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Advances in Artificial Intelligence
Volume 2013 (2013), Article ID 841646, 13 pages
http://dx.doi.org/10.1155/2013/841646
Research Article

Selection for Reinforcement-Free Learning Ability as an Organizing Factor in the Evolution of Cognition

Graduate School of Information Science, Nagoya University, Furo-cho, Chikusa-ku, Nagoya 464-8601, Japan

Received 28 August 2012; Revised 21 January 2013; Accepted 5 February 2013

Academic Editor: Bikramjit Banerjee

Copyright © 2013 Solvi Arnold et al. This is an open access article distributed under the Creative Commons Attribution License, which permits unrestricted use, distribution, and reproduction in any medium, provided the original work is properly cited.

Abstract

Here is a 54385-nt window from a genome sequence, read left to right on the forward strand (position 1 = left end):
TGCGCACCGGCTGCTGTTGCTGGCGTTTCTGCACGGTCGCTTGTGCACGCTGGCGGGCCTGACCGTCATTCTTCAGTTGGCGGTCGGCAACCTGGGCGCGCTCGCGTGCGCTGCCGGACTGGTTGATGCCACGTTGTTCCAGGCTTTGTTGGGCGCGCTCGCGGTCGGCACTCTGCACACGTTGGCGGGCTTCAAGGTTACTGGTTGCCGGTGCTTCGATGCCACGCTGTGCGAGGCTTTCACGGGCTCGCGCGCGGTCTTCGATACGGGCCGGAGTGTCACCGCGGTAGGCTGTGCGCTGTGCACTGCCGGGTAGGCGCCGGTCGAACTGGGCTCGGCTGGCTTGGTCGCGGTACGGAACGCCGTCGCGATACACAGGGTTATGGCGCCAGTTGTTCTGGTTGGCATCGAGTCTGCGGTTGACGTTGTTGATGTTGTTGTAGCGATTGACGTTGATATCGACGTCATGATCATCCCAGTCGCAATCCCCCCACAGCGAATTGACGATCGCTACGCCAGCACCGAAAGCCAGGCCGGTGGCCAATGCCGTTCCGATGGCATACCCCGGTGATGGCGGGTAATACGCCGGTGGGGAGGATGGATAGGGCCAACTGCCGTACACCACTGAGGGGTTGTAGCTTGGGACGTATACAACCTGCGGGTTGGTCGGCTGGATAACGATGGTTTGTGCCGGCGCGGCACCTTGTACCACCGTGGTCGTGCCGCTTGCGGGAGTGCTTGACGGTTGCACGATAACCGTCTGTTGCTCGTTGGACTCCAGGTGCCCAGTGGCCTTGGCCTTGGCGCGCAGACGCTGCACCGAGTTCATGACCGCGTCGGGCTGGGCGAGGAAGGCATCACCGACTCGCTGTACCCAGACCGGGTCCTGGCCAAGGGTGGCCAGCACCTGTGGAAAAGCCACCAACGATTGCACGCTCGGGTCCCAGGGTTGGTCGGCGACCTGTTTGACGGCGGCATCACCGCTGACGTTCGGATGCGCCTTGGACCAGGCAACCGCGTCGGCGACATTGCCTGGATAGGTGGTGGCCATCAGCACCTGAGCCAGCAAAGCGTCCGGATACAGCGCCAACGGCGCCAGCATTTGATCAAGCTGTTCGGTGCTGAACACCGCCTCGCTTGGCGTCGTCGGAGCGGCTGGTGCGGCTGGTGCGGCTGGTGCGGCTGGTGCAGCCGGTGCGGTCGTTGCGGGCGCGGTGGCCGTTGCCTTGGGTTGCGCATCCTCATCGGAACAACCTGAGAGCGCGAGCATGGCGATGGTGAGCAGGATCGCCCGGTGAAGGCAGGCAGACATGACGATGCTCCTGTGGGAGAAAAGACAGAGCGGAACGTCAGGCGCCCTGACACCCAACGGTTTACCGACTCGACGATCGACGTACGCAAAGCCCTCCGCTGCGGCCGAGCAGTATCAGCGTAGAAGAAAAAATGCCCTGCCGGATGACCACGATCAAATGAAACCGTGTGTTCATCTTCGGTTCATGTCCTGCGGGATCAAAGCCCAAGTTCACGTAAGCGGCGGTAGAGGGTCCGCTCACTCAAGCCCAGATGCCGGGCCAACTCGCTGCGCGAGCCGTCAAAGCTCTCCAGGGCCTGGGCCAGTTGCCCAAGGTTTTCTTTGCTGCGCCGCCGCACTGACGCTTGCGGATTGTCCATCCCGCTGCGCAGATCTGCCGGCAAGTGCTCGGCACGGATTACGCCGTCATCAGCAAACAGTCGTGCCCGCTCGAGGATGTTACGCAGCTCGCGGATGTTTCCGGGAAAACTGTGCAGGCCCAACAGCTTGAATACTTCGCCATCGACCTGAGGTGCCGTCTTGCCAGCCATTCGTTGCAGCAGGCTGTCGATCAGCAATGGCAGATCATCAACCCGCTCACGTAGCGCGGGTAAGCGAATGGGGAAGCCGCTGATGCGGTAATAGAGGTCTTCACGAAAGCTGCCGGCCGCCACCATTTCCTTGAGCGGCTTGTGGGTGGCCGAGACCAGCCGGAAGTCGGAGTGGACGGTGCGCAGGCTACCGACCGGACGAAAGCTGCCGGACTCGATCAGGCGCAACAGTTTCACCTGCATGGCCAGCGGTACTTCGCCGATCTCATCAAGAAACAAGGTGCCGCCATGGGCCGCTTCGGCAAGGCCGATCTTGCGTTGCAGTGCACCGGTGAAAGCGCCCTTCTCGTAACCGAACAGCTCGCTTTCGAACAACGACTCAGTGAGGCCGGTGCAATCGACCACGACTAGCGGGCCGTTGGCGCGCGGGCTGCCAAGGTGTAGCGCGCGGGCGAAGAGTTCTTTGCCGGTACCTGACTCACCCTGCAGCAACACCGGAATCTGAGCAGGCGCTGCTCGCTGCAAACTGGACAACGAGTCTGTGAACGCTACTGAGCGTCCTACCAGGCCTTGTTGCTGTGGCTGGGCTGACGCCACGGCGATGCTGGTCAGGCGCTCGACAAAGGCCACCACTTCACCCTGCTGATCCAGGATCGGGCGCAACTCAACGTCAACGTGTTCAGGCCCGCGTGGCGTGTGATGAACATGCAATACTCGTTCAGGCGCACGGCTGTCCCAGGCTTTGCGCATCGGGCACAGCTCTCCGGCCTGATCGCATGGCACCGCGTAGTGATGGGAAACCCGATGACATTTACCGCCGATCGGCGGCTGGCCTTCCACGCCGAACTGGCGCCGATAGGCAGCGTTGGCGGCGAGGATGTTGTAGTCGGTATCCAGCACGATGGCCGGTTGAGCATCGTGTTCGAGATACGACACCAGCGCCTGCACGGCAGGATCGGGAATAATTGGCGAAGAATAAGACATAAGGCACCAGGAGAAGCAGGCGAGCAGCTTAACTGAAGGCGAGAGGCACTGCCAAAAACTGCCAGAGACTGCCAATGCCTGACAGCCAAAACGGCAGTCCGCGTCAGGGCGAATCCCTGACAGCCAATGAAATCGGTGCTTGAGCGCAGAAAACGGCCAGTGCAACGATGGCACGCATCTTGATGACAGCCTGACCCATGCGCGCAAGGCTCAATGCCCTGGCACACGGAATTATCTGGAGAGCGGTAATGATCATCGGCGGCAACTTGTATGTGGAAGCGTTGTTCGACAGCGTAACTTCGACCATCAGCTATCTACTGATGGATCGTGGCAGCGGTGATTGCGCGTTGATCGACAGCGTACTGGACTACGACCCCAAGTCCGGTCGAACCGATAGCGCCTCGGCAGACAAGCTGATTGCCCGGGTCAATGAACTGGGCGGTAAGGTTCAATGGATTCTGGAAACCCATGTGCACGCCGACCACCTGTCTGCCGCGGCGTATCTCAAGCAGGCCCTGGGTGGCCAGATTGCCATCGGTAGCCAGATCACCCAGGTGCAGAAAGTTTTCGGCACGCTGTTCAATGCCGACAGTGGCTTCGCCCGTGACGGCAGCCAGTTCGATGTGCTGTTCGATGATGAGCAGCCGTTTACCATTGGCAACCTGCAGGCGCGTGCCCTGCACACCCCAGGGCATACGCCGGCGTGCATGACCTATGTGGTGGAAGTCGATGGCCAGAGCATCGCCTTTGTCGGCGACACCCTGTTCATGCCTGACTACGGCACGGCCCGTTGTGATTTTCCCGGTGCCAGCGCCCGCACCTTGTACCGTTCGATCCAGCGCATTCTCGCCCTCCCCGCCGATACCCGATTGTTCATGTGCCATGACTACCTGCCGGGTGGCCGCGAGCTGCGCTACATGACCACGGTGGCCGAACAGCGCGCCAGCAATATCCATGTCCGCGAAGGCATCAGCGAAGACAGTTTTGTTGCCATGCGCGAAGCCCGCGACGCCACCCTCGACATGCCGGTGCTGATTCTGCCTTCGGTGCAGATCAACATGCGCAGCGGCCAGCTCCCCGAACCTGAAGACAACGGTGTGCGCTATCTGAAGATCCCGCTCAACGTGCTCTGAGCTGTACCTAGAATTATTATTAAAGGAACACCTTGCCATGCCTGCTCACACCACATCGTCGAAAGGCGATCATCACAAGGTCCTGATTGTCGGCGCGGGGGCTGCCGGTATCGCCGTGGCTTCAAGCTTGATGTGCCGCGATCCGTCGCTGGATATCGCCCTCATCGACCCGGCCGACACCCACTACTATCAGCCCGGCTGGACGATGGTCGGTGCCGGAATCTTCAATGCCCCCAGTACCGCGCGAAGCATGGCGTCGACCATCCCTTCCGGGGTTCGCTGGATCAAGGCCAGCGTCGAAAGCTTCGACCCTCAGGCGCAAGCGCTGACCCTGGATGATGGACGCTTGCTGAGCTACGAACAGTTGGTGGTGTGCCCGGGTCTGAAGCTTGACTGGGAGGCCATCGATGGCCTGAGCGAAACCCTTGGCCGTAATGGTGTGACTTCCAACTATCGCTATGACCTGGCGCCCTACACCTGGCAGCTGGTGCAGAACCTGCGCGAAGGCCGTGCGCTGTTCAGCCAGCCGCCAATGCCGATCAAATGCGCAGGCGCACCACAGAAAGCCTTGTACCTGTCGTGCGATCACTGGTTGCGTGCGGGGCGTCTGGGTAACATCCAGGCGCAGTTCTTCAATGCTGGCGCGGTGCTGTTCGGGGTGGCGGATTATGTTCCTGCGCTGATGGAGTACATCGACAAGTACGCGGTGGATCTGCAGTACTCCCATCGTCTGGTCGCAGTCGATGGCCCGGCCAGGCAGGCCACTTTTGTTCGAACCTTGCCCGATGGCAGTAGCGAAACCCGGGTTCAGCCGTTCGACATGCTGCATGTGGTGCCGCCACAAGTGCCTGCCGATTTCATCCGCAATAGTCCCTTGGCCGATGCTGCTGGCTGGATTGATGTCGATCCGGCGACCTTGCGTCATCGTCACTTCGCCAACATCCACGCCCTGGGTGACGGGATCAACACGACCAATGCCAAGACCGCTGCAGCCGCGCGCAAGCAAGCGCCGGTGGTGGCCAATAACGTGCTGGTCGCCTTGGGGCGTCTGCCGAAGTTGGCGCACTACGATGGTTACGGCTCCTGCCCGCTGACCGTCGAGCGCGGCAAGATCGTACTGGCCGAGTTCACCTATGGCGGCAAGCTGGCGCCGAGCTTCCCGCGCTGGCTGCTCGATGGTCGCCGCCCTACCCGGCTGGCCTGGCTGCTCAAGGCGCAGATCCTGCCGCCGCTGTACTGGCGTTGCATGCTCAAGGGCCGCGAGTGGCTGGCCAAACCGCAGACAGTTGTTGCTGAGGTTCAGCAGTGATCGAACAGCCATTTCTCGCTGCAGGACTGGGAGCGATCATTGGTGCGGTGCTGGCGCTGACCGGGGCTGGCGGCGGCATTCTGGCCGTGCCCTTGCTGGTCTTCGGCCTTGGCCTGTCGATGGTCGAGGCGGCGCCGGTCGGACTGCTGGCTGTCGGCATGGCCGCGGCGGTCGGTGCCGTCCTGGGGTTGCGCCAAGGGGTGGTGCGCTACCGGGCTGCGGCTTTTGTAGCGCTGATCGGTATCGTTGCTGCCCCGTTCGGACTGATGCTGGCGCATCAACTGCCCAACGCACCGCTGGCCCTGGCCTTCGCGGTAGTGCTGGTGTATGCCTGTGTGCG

This research explores the relation between environmental structure and neurocognitive structure. We hypothesize that selection pressure on abilities for efficient learning (especially in settings with limited or no reward information) translates into selection pressure on correspondence relations between neurocognitive and environmental structure, since such correspondence allows for simple changes in the environment to be handled with simple learning updates in neurocognitive structure. We present a model in which a simple form of reinforcement-free learning is evolved in neural networks using neuromodulation and analyze the effect this selection for learning ability has on the virtual species' neural organization. We find a higher degree of organization than in a control population evolved without learning ability and discuss the relation between the observed neural structure and the environmental structure. We discuss our findings in the context of the environmental complexity thesis, the Baldwin effect, and other interactions between adaptation processes.